Find Us

Ukraine war: Meta takes down Russia-based disinformation network targeting Ukrainian social media

Meta said on Sunday it had dismantled a Russia-based disinformation campaign targeting Ukraine
Meta said on Sunday it had dismantled a Russia-based disinformation campaign targeting Ukraine Copyright Tony Avelar/AP Photo
Copyright Tony Avelar/AP Photo
By Tom Bateman
Published on
Share this articleComments
Share this articleClose Button
Copy/paste the article video embed link below:Copy to clipboardCopied

The network of around 40 fake pages and groups tried to promote fake news articles about Ukraine and the west, Meta said.


A network of social media groups and pages spreading disinformation in Ukraine has been taken down, Facebook owner Meta announced on Sunday.

In the days immediately following Russia's invasion of Ukraine, Meta said it had uncovered a "relatively small" network of around 40 accounts, pages and groups posing as news outlets and using fake identities on Facebook and Instagram.

The network, run by people based in Russia and Ukraine, created profiles on YouTube, Telegram, Russian Facebook equivalent VKontakte and Meta's own platforms in order to promote websites that published "claims about the West betraying Ukraine and Ukraine being a failed state," Meta said.

"It mainly posted links to long-form articles on its websites, without much luck making them engaging. It got very few reactions, and under 4,000 followers," Meta's threat intelligence lead Ben Nimmo said on Twitter.

Marienko Andrew / AP Photo
The disinformation network focused on claims that Ukraine was a "failed state", Meta saidMarienko Andrew / AP Photo

The network also created fake Ukrainian user accounts using AI-generated profile pictures which posed as residents of the Ukrainian capital, Kyiv.

The fake personas included news editors, an aviation engineer and even "an author of a scientific publication on hydrography - the science of mapping water," Meta said.

"This was a complex but unsuccessful operation: relatively detailed personas, lengthy articles, spread across multiple platforms, trying to fly under the radar," Nimmo said.

"But it traded stealth for engagement: most posts got barely any likes or shares," he added.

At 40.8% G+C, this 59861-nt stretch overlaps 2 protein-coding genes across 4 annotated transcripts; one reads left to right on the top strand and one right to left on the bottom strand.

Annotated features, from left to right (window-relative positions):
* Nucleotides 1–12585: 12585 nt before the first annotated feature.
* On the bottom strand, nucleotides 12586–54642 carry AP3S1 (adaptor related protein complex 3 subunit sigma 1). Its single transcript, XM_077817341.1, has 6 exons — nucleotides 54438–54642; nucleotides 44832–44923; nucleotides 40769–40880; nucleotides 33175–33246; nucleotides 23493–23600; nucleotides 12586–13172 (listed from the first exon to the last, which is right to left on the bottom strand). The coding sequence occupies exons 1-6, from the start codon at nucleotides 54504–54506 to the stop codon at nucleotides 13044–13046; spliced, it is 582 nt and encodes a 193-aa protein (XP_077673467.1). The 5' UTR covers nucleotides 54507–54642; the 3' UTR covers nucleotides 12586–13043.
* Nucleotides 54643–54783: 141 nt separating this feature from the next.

Hacking risk in Ukraine

In its statement on cybersecurity in Ukraine, Meta said that it had also detected a rise in hacking attempts by the threat actor Ghostwriter since Russia began its attack on February 24.

"We detected attempts to target people on Facebook to post YouTube videos portraying Ukrainian troops as weak and surrendering to Russia, including one video claiming to show Ukrainian soldiers coming out of a forest while flying a white flag of surrender," Meta said.

Last year, the cybersecurity analyst Mandiant said it had "high confidence" that Ghostwriter - also known as UNC1151 - had ties to the government of Belarus, led by Putin ally Alexander Lukashenko.

"UNC1151 has targeted a wide variety of governmental and private sector entities, with a focus in Ukraine, Lithuania, Latvia, Poland, and Germany. The targeting also includes Belarusian dissidents, media entities, and journalists," the company said.

Meta said it had alerted users whose accounts it believed had been targeted by Ghostwriter and blocked the phishing domains used to compromise accounts in Ukraine.

The social media giant also said it had rolled out additional security features to users in Russia, in response to "public reports of targeting of civil society and protesters". The extra features, which were offered to Ukrainian Facebook users last week, include the ability to lock profiles and hide friend lists by default.

Share this articleComments

You might also like